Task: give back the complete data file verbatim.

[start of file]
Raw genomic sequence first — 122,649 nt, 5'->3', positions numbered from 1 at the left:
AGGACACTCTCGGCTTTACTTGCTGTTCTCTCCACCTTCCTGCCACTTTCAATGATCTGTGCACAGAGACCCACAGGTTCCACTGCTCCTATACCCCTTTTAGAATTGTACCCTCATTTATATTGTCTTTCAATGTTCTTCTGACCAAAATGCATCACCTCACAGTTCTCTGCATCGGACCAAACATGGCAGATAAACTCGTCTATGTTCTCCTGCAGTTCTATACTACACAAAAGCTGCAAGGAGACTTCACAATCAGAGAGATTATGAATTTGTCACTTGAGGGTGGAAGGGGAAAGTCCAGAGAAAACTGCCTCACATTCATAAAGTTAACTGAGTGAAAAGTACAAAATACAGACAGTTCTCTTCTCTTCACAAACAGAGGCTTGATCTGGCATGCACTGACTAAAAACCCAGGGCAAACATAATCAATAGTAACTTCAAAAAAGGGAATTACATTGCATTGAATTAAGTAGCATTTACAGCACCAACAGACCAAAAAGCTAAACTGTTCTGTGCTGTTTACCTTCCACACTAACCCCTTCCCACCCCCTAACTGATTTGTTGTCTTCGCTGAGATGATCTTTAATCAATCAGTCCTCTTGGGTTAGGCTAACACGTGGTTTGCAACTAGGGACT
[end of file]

Raw genomic sequence first — 122,649 nt, 5'->3', positions numbered from 1 at the left:
AGGACACTCTCGGCTTTACTTGCTGTTCTCTCCACCTTCCTGCCACTTTCAATGATCTGTGCACAGAGACCCACAGGTTCCACTGCTCCTATACCCCTTTTAGAATTGTACCCTCATTTATATTGTCTTTCAATGTTCTTCTGACCAAAATGCATCACCTCACAGTTCTCTGCATCGGACCAAACATGGCAGATAAACTCGTCTATGTTCTCCTGCAGTTCTATACTACACAAAAGCTGCAAGGAGACTTCACAATCAGAGAGATTATGAATTTGTCACTTGAGGGTGGAAGGGGAAAGTCCAGAGAAAACTGCCTCACATTCATAAAGTTAACTGAGTGAAAAGTACAAAATACAGACAGTTCTCTTCTCTTCACAAACAGAGGCTTGATCTGGCATGCACTGACTAAAAACCCAGGGCAAACATAATCAATAGTAACTTCAAAAAAGGGAATTACATTGCATTGAATTAAGTAGCATTTACAGCACCAACAGACCAAAAAGCTAAACTGTTCTGTGCTGTTTACCTTCCACACTAACCCCTTCCCACCCCCTAACTGATTTGTTGTCTTCGCTGAGATGATCTTTAATCAATCAGTCCTCTTGGGTTAGGCTAACACGTGGTTTGCAACTAGGGACT